Musings and Strategies From the Teachers Next Door


     Growing up, especially in high school, I was the kid in the class that never looked at you, never said a word…basically tried my best to just be invisible. If you have seen The Middle, you know that Sue is pretty much the opposite of that. She embraces who she is regardless of her label.  In school, I would have thought she was the coolest, and honestly, that’s kind of funny!

     Because I worked so hard to be invisible, it was really hard to be good at anything that took collaboration or thinking aloud at all. For that reason, I was…gulp…a book worm. I gained a love of reading and literature because within the confines of the pages, I found friends. I discovered a life that held so many adventures, and I found that I could be anyone. It didn’t hurt to take risks because the characters took them for you. I remember sitting in a World History class in high school. I was new to the school and as a freshman that was tough enough, but being in this man’s class was torturous. He was the football coach and his voice just BOOMED, all the time! Well, one day, he actually asked me a question, and though I had been paying attention, he startled me so much that I couldn’t answer the question. So he threw a desk in my direction. That was the day I decided to become a teacher.

     If that happened in history class, you can imagine how my math and science classes went. In math it was, “do it this way and practice until you get it right”. In science, I just didn’t think I was smart enough to figure it all out. No one told me that it was ok to do it my way, to think outside of the box. It wasn’t until college where I was permitted to explore those subjects in a way that made sense to me, that I gained a love of math and science.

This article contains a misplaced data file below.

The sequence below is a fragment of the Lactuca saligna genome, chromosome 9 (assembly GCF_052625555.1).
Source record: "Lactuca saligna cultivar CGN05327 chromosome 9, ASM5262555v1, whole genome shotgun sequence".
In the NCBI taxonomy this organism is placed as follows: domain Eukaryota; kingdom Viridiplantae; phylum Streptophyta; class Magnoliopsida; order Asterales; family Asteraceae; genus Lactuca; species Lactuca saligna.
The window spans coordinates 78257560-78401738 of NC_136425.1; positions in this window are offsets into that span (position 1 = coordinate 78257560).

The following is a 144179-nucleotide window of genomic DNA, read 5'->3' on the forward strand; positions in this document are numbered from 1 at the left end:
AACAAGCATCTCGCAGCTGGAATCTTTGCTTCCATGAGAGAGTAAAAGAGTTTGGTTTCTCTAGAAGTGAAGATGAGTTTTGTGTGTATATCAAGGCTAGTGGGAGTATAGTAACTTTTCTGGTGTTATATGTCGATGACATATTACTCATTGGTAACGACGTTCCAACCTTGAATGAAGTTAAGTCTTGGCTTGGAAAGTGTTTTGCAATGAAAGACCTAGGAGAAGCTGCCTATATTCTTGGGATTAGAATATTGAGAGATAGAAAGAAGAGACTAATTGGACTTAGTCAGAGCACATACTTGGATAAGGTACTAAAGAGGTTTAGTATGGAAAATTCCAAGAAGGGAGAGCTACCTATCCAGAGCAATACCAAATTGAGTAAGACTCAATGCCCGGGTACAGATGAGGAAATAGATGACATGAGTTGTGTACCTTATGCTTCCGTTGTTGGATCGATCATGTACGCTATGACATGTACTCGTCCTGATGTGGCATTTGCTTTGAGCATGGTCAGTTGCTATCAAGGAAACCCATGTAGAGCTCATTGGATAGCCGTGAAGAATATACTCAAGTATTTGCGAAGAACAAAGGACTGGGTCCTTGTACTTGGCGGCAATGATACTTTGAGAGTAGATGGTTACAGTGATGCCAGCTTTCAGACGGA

How many girls feel this way today in your class? Do we give them the permission to take risks and think in a way that makes sense to them? Do we let them know, verbally and non-verbally, that it is alright to think abstractly, to verbalize ideas that may or may not be logical or correct? Do we encourage them to love the subjects that typically have been reserved for males?

     I think one of the reasons the gender gap in these subjects exists is simply because of the way girls are wired. Think about it…girls like to talk. A LOT! If you had known me in high school outside of the building, you would know that this was true even of me. Those of you who know me now are probably dumbfounded. (I am anything but quiet). We use language. To girls, it is logical to need to know how to read and write. Our world consists of it. What I didn’t know as a young girl is that science helps us understand EVERYTHING in the world around us. I would have learned a whole lot more and had a greater love of these two subjects if the concepts taught had been tied to something I already knew or with which I already felt confident in my level of understanding. I am not alone in this belief. Take a look at this interview session with these STEM professionals (incidentally, all women).

     I believe that we can make these connections for students. STEM gives us that opportunity to let all of the subjects work together for a common cause. I love that. As a teacher, that makes so much sense. As a student, I can imagine that it makes a whole lot more sense than studying these subjects in isolation, independent of the real world implications. In my next post, I will show you an example of bringing literature into the math classroom. It was an awesome experience that I can’t wait to share! Even some girls in my class who live as I did in the past, turned into Sue Heck, even if just for a few moments.



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